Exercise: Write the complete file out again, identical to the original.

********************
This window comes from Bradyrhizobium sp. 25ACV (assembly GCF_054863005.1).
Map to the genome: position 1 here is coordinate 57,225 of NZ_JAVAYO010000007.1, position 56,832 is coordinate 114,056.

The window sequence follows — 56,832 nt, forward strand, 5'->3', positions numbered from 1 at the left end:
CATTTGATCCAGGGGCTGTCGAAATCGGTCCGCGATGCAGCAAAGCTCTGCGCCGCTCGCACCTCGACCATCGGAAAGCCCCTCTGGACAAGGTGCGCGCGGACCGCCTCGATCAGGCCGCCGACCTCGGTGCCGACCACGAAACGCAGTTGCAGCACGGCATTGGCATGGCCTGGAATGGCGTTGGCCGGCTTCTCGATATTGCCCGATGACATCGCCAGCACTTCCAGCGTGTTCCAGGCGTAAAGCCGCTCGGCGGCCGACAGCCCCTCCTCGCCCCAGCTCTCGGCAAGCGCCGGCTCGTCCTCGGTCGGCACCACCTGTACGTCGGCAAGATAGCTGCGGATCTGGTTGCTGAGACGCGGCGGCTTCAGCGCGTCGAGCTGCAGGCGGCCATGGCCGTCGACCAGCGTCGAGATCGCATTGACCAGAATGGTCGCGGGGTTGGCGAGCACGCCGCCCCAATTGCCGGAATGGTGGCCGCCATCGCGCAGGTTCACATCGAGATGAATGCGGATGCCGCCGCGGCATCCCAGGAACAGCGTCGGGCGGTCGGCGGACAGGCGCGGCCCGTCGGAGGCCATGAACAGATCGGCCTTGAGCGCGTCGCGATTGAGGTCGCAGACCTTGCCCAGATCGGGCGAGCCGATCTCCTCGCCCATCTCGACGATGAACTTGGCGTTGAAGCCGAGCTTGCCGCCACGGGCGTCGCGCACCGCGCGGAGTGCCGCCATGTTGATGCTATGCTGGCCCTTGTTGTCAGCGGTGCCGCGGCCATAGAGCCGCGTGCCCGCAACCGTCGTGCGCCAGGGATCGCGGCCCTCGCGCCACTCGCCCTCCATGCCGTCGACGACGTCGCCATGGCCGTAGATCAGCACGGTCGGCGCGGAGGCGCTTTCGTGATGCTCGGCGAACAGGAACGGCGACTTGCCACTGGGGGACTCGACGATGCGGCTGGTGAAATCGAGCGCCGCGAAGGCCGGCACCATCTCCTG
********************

This window comes from Bradyrhizobium sp. 25ACV (assembly GCF_054863005.1).
Map to the genome: position 1 here is coordinate 57,225 of NZ_JAVAYO010000007.1, position 56,832 is coordinate 114,056.

The window sequence follows — 56,832 nt, forward strand, 5'->3', positions numbered from 1 at the left end:
CATTTGATCCAGGGGCTGTCGAAATCGGTCCGCGATGCAGCAAAGCTCTGCGCCGCTCGCACCTCGACCATCGGAAAGCCCCTCTGGACAAGGTGCGCGCGGACCGCCTCGATCAGGCCGCCGACCTCGGTGCCGACCACGAAACGCAGTTGCAGCACGGCATTGGCATGGCCTGGAATGGCGTTGGCCGGCTTCTCGATATTGCCCGATGACATCGCCAGCACTTCCAGCGTGTTCCAGGCGTAAAGCCGCTCGGCGGCCGACAGCCCCTCCTCGCCCCAGCTCTCGGCAAGCGCCGGCTCGTCCTCGGTCGGCACCACCTGTACGTCGGCAAGATAGCTGCGGATCTGGTTGCTGAGACGCGGCGGCTTCAGCGCGTCGAGCTGCAGGCGGCCATGGCCGTCGACCAGCGTCGAGATCGCATTGACCAGAATGGTCGCGGGGTTGGCGAGCACGCCGCCCCAATTGCCGGAATGGTGGCCGCCATCGCGCAGGTTCACATCGAGATGAATGCGGATGCCGCCGCGGCATCCCAGGAACAGCGTCGGGCGGTCGGCGGACAGGCGCGGCCCGTCGGAGGCCATGAACAGATCGGCCTTGAGCGCGTCGCGATTGAGGTCGCAGACCTTGCCCAGATCGGGCGAGCCGATCTCCTCGCCCATCTCGACGATGAACTTGGCGTTGAAGCCGAGCTTGCCGCCACGGGCGTCGCGCACCGCGCGGAGTGCCGCCATGTTGATGCTATGCTGGCCCTTGTTGTCAGCGGTGCCGCGGCCATAGAGCCGCGTGCCCGCAACCGTCGTGCGCCAGGGATCGCGGCCCTCGCGCCACTCGCCCTCCATGCCGTCGACGACGTCGCCATGGCCGTAGATCAGCACGGTCGGCGCGGAGGCGCTTTCGTGATGCTCGGCGAACAGGAACGGCGACTTGCCACTGGGGGACTCGACGATGCGGCTGGTGAAATCGAGCGCCGCGAAGGCCGGCACCATCTCCTG